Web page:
Review: Disney’s Pop Century Resort
By Dave Shute
OVERVIEW: DISNEY’S POP CENTURY RESORT
Update March 6: A Pop Century room refurb kicked off in March 2017 in Building 8 (the 90s building) Avoid this building for visits in March or April, and it and the 80s buildings in April-June.
Among my 140 stays (so far!) in Walt Disney World resort hotels, I’ve stayed at Disney’s Pop Century Resort more than half a dozen times.
These stays confirm that for those who can’t afford a deluxe resort, Disney’s Pop Century Resort is the second best place to stay, after Disney’s Art of Animation Resort, and, for families with mobility issues who can’t afford a deluxe, it’s number one.
However, this site recommends that first time visitors to Walt Disney World who can afford it should stay at Disney’s Polynesian Resort, a deluxe resort, and that those who can’t should stay at Disney’s Art of Animation Resort, a value resort. (See this for more on the value resorts at Walt Disney World.)
Compared to other Walt Disney World owned and operated resorts, the value resorts are distinguished by having the lowest prices and smallest rooms.
Like other value resort standard rooms, rooms at Pop Century sleep four in two full-size beds, plus one more, younger than three, in a crib; the crib fits best between the dresser and closet wall.
However, if your family will fit, Disney’s Pop Century Resort, like the other value resorts, has much more kid appeal than the moderate resorts, the next higher price class (about twice as expensive, but with much bigger rooms and nicer landscaping.)
(See this for much more on resort distinctions by price class–value, moderate, deluxe, etc.)
DISNEY’S POP CENTURY RESORT
On this basis, Disney’s Pop Century Resort is the second-best value resort for first time family visitors.
This appeal comes from the approach to theming they all share: bright and vibrant exteriors, framing much larger than life objects of interest to kids. These objects reinforce that these resorts were designed for the sake of kids…and not necessarily for adults!
Pop Century’s theme is to recall the later decades of the twentieth century, through enormous statues of toys, games, Disney characters, and other stuff. You’ll find scattered around the resort a Mickey Mouse Telephone, Roger Rabbit, a Big Wheel, bowling pins, Baloo and Mowgli, Lady and the Tramp…all 30 to over 60 feet tall!
Elsewhere you’ll find Play-Doh, Mr. Potato Head, a more than life sized foosball game, a pool designed to look like a bowling alley, a four-story laptop, and more.
Art of Animation has the most kid appeal among the values, with deeply themed sections and rooms evoking the settings and characters of Little Mermaid, Car, the Lion Kings, and Finding Nemo. (Only the Little Mermaid section has standard rooms–the other three sections of Art of Animation have much more expensive family suites.)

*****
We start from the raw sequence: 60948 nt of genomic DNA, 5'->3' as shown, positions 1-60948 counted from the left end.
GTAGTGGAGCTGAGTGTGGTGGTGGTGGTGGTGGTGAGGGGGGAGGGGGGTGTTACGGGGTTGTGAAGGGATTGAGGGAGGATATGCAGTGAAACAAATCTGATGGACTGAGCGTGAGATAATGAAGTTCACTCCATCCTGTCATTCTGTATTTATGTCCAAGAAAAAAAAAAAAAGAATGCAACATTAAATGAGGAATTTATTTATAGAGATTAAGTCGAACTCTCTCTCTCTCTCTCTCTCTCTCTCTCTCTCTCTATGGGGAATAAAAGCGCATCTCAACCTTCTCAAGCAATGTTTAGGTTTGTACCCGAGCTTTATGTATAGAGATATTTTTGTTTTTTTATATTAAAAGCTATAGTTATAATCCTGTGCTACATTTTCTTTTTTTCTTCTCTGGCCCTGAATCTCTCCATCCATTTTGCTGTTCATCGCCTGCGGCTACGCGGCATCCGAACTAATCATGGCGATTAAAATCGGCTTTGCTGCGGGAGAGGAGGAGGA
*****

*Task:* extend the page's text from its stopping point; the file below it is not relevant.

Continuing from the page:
All-Star Music and Sports are thin on Disney-specific decor, and can be visually dull except to kids devoted to sports or music. All-Star Movies is more kid-appealing than these two, living more richly in Disney’s visual world.
Convenience. Disney’s Pop Century Resort is slightly more convenient than the All-Stars, and in general as convenient as Art of Animation.
Compared to the All-Stars, it is more central. Pop Century is quite centrally located.
- It is just south of Disney’s Caribbean Beach Resort, nestled in the area between Epcot and Disney’s Hollywood Studios.
- It is closer to Epcot, Disney’s Hollywood Studios, and the Magic Kingdom than the All-Stars are.
Each of the All-Star resorts has only one bus stop, but they share most of their buses with one or both of the other All-Stars.
Pop is a little easier to get around than Art of Animation is for those in standard rooms. The standard rooms at Art of Animation are more distant from the hotel’s central services than most of Pop’s are.
Other distinctive features. Pop and Art of Animation are the only values on a lake; Pop is also (slightly) more graceful, and (slightly) less garish, than the All-Stars.
Best places to stay. This site suggests that first time visitors stay in standard rooms, not preferred rooms (because they won’t be spending much time in their rooms, or going to the main resort food area often.)
The single exception is visitors to the Animal Kingdom Lodge, who should always pay for savanna views.
Disney’s Pop Century Resort is divided into areas named for decades from the second half of the last century–’50s, ’60s, ’70s, ’80s, and ’90s.
Click the map to see the general layout.
Of these, a fourth floor room in the ’70s area with a lake view is the best place to stay.
The ’70s area is the only one at Pop Century not built around a pool, which makes it quieter.
The fourth floor is also the top floor, which improves the lake views, and makes it quieter as well.
The image below is from just outside the rooms I recommend. Below is the on-line check in form.
Families than cannot afford a deluxe resort, or who are otherwise on a tight budget, who can fit into its small rooms, and don’t wish to, or can’t, stay at Art of Animation.
Families who are tall or otherwise won’t fit into full-size beds, or who have more than two adult-sized people, or who will be using a crib.
A PHOTO TOUR OF A STANDARD ROOM AT DISNEY’S POP CENTURY RESORT
This review continues here.